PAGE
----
The mark takes a holistic approach to global health programs by bolstering health systems in low- and middle-income countries which face health threats and communicable diseases that we know all too well do not respect borders.
To sustain progress against HIV/AIDS, tuberculosis, and malaria, the mark provides $5.93 billion for global HIV/AIDS activities, including $1.56 billion for the Global Fund, and clarifies the U.S. commitment to maintain our 33% share.
It also reverses the President’s Global Gag Rule and stops counterproductive restrictions on family planning and health funding and provides $805.5 million for family planning services, of which $55.5 million is for the United Nations Population Fund.
It also restores funding for the World Health Organization to ensure the U.S. maintains influence in the operations of an organization critical to the development and distribution of vaccines.
To address policies of the Administration that harm our neighbors beyond our Southern border and drive migration, this legislation amends prior-year appropriations Acts to significantly limit the President’s ability to redirect assistance outside of the region.
It also maintains robust funding for counter-narcotics and law enforcement efforts in Colombia, Mexico, Central America, and the Caribbean; includes $68 million to address international organized crime; and maintains funding to combat cybercrime.
The mark prioritizes security of diplomatic and development staff with $6.071 billion for embassy security to protect diplomatic and development staff, which is $692.2 million above the President’s request.
It also provides $9 billion for security assistance to key allies and partners with support for programs in Eastern Europe, Jordan, and Tunisia and keeps the commitments of the United States at Camp David to promote peace in the Middle East by providing $3.3 billion in aid for Israel’s security as well as assistance for Egypt.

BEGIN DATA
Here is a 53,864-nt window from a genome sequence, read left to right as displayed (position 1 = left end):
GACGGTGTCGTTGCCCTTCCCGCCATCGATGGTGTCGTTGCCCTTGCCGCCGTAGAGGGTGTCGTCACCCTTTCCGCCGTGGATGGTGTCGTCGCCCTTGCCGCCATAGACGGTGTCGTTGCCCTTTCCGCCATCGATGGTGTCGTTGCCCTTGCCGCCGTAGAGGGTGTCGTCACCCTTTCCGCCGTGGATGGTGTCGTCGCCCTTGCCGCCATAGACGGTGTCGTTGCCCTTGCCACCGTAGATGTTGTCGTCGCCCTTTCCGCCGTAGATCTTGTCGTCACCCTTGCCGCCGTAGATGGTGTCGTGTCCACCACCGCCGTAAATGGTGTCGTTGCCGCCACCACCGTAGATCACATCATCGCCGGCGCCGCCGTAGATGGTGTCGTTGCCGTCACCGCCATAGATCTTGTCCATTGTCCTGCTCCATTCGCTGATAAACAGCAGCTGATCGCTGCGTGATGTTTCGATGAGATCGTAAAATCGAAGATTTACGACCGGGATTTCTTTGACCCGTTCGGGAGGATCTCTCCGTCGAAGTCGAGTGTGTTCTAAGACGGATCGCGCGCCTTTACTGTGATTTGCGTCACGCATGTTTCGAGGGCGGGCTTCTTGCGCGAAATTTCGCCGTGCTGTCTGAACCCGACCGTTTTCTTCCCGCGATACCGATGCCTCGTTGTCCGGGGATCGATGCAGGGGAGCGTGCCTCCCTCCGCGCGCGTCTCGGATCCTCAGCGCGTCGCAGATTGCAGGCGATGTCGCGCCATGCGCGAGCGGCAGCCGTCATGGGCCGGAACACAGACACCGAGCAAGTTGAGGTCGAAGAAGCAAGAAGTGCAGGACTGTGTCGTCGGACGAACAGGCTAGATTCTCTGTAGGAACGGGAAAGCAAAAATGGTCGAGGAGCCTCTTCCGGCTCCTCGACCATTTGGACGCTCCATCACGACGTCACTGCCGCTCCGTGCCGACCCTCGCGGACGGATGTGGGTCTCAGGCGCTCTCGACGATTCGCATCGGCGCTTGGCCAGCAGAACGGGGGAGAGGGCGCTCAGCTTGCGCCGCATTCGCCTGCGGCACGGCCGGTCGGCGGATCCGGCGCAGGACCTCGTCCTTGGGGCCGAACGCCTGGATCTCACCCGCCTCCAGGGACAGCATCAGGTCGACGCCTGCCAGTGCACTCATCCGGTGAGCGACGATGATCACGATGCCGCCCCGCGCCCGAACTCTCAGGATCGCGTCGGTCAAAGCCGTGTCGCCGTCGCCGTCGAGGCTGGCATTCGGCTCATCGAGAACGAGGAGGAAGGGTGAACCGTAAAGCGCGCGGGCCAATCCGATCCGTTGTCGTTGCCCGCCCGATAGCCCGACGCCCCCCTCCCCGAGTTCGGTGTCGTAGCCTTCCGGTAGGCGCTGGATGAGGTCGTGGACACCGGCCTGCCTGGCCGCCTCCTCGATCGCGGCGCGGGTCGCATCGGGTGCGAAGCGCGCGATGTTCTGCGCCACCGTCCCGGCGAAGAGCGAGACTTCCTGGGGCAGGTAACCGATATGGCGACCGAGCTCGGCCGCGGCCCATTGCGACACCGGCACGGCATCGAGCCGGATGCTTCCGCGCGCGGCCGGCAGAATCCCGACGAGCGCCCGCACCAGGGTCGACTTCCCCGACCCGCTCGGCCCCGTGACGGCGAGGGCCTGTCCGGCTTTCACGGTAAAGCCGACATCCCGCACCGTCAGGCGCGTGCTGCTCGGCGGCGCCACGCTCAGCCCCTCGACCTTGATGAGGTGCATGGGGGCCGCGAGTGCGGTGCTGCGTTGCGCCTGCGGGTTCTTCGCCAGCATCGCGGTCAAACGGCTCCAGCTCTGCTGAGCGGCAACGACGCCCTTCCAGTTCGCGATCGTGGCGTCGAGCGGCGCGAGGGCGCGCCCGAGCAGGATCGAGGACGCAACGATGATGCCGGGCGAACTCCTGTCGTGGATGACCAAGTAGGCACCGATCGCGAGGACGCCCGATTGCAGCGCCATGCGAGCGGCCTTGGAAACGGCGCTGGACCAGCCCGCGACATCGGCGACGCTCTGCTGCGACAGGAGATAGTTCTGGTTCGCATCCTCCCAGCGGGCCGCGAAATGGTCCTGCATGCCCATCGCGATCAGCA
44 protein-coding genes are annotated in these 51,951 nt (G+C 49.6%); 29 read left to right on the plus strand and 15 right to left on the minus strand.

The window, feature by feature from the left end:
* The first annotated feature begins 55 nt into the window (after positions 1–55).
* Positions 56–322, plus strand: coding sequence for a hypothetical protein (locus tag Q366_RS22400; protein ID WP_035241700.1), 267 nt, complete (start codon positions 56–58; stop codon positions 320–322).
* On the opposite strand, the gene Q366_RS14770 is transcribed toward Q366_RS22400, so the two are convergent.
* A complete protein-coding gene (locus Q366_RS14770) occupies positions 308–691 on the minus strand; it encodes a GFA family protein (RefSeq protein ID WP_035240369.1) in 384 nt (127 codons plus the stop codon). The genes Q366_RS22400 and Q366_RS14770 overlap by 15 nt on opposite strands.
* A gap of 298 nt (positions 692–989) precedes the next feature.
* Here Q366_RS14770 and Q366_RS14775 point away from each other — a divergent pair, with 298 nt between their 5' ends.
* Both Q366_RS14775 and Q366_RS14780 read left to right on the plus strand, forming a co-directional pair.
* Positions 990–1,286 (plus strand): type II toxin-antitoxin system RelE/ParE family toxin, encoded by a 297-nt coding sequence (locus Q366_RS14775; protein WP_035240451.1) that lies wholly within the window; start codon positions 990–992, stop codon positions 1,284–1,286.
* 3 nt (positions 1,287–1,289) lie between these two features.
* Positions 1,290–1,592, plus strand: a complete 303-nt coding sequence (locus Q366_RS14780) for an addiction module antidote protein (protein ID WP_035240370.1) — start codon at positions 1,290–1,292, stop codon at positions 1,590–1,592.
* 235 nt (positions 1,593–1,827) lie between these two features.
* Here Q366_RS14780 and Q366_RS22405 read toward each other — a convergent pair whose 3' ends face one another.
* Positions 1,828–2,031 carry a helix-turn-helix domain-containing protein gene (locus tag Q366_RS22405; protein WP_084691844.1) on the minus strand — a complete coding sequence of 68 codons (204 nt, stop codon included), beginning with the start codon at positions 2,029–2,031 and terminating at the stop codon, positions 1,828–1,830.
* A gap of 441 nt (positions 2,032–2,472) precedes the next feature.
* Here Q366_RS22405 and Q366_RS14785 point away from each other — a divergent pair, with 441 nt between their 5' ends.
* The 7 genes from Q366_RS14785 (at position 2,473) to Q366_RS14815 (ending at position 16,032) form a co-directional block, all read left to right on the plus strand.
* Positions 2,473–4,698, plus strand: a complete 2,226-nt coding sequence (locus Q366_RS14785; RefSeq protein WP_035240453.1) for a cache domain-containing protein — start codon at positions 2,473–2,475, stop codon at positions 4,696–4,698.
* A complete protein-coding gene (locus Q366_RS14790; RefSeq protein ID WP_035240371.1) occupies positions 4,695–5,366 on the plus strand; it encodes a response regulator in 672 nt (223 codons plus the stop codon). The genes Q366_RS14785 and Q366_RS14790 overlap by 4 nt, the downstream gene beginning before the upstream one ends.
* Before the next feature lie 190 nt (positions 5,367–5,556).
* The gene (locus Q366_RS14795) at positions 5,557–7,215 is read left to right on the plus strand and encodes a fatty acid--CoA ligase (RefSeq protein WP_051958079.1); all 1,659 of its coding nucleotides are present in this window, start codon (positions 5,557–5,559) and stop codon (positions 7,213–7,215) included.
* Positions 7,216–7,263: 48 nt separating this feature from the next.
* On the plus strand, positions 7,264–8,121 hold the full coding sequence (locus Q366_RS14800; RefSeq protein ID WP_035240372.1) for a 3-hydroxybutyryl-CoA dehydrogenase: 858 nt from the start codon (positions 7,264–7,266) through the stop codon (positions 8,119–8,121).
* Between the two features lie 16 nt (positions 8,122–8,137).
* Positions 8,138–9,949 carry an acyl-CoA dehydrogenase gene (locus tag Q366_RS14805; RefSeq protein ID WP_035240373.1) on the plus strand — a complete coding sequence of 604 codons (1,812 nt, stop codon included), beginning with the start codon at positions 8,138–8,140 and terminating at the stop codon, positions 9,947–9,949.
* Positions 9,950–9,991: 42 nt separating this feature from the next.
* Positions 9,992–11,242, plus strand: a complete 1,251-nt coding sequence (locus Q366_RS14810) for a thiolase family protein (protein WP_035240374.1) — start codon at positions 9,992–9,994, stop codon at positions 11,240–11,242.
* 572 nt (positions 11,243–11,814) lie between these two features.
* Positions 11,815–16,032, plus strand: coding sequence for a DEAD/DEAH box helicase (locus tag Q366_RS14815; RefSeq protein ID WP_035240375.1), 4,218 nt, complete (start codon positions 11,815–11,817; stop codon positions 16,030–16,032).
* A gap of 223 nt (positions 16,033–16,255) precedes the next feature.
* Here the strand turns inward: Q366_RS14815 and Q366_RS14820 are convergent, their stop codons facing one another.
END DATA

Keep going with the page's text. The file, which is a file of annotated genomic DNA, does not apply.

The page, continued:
The bill includes $7.83 billion in refugee and disaster assistance, including to Latin America, the Middle East, Asia, and Africa. It also restores humanitarian and development assistance to Palestinians to continue the viability of a two-state solution by providing resources to organizations working in the West Bank and Gaza.
I am particularly proud that, as a bipartisan priority, the mark includes $50 million for a new partnership for peace in the Middle East that would strengthen engagement between Palestinians and Israelis through people-to-people programs and promote economic development.
The United States cannot tackle the world’s challenges alone and must reclaim our position of leadership, lest the world become susceptible to the malign influence of actors like Russia and China, who do not share our democratic values.
This bill reaffirms our support for international allies and multilateral organizations, extending the impact of assistance, maximizing taxpayer dollars, and facilitating urgent delivery of aid to mitigate human suffering.
Lastly, to honor our commitment to making the world better for this and future generations, we must combat climate change. The mark supports multilateral efforts to reduce greenhouse gas emissions, strengthens conservation and environment programs, and continues funding for adaptation and renewable energy programs at prior-year levels.
Before I turn to my Ranking Member, Mr. Rogers, for his statement, I’d like to recognize the contributions of Congresswoman Martha Roby -- who also plans to leave the Congress at the end of this term -- to the subcommittee’s work.
I thank staff for efforts on this legislation under difficult circumstances: Susan Adams, the Minority Clerk, Jamie McCormick of the minority staff, and Austin Gage of Ranking Member Rogers’ personal staff; my SFOPS staff including clerk Steve Marchese, Craig Higgins, Erin Kolodjeski, Dean Koulouris, Jason Wheelock, Marin Stein, Jean Kwon, and Clelia Alvarado; and my Congressional staff including Elizabeth Stanley, Kelly Healton, Dana Acton, and Wendy Coursen. All of you – and more former staff and fellows than we have time to name here today – have my heartfelt thanks; my, and this Committee’s achievements, are also yours.